The Enchanted Drawing (1900)
- Summaries (3)
An easel holds a sketch pad upon which Blackton draws a cartoonish face of a man. He makes the cartoon react by giving it wine, cigars, and a top hat. Objects magically go into the drawing--becoming part of the cartoon image, and out of the drawing--becoming physical objects again.
From the father of American animation, J. Stuart Blackton, this mixture of a silent film and stop-motion animation, brings the viewer in front of a large easel, as the artist sketches the portrait of a fine gentleman in quick and bold strokes. As if by magic and much to our surprise, the two-dimensional objects on the canvas escape into our world, assuming a real form, as the facial expressions on the man in the picture succeed one another. Indeed, this is an enchanted drawing.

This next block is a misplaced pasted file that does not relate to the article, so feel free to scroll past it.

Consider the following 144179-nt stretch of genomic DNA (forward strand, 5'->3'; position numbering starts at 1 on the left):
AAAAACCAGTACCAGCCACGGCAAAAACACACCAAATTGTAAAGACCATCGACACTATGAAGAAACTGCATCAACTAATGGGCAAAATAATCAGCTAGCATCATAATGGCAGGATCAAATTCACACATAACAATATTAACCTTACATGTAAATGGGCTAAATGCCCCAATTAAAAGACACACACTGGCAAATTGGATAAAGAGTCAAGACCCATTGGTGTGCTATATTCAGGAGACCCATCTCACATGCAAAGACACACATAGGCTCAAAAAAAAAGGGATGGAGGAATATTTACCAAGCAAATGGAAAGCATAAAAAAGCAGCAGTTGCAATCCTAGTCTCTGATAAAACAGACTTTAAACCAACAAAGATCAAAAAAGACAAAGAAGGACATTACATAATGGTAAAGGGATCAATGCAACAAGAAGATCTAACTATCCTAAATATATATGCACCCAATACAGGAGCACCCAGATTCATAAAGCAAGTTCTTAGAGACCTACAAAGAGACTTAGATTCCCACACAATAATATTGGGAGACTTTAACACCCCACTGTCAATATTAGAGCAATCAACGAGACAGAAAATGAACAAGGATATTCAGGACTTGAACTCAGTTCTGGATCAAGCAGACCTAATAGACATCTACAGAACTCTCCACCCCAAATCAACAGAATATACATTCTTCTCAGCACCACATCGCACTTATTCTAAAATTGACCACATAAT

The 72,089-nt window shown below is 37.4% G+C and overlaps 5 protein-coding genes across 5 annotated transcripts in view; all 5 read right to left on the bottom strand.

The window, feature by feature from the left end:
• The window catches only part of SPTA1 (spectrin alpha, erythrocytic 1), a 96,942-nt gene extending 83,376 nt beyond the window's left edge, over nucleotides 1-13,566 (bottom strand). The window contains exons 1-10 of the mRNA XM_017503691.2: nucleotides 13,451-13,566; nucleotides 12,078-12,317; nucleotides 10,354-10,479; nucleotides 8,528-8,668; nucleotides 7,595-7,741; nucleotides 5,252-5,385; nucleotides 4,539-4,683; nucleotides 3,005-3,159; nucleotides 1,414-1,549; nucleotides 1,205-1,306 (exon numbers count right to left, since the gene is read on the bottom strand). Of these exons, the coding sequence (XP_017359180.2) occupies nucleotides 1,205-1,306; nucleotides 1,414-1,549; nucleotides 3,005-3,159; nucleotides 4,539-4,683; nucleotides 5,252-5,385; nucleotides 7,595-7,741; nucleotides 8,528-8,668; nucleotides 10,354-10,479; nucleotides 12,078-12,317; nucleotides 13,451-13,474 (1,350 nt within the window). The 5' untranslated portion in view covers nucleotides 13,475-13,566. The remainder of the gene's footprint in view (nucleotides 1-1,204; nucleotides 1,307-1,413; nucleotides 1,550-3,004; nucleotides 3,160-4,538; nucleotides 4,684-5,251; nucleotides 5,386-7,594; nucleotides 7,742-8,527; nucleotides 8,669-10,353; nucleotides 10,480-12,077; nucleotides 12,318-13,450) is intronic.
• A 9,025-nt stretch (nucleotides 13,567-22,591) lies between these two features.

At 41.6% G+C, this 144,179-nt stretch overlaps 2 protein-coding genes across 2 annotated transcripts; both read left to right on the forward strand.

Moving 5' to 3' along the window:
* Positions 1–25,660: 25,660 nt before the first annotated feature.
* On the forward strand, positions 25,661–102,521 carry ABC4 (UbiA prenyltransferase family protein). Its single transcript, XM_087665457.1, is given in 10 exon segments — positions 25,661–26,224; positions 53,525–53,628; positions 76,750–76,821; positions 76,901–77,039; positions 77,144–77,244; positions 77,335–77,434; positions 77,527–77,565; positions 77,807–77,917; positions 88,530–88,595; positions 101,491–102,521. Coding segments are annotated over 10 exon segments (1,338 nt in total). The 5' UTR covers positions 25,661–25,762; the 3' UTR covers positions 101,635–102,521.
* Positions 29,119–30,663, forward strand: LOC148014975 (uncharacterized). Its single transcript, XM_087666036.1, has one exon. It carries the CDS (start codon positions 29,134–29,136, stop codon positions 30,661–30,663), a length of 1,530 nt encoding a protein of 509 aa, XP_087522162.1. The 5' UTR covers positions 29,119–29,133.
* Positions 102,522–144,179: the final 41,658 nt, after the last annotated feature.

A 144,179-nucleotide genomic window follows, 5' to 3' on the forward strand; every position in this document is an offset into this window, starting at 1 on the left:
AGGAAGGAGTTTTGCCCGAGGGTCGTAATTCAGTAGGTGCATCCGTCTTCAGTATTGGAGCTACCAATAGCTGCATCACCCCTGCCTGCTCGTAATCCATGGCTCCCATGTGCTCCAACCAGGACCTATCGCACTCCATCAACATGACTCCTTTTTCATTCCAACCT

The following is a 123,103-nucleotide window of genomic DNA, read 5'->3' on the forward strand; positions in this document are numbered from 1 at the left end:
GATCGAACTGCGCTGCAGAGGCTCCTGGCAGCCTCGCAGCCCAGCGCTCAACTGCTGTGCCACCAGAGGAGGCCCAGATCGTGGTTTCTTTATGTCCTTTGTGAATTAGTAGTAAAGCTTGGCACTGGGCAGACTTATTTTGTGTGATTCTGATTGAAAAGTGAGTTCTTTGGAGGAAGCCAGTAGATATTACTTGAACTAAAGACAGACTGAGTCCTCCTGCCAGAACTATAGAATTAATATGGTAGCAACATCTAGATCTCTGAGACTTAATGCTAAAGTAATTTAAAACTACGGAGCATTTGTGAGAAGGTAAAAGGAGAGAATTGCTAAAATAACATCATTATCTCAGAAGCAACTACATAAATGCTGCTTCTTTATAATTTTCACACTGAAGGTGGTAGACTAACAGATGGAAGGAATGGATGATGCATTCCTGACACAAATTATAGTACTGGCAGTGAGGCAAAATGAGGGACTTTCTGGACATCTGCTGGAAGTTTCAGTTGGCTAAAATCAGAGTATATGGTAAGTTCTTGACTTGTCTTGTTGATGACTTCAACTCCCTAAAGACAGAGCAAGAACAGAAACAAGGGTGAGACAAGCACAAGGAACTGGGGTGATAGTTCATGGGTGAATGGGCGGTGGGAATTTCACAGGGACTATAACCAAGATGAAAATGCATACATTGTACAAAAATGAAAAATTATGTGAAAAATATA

A cartoonist defies reality when he draws objects that become three-dimensional after he lifts them off his sketch pad.
It looks like we don't have a Synopsis for this title yet.
Be the first to contribute! Just click the "Edit page" button at the bottom of the page or learn more in the Synopsis submission guide.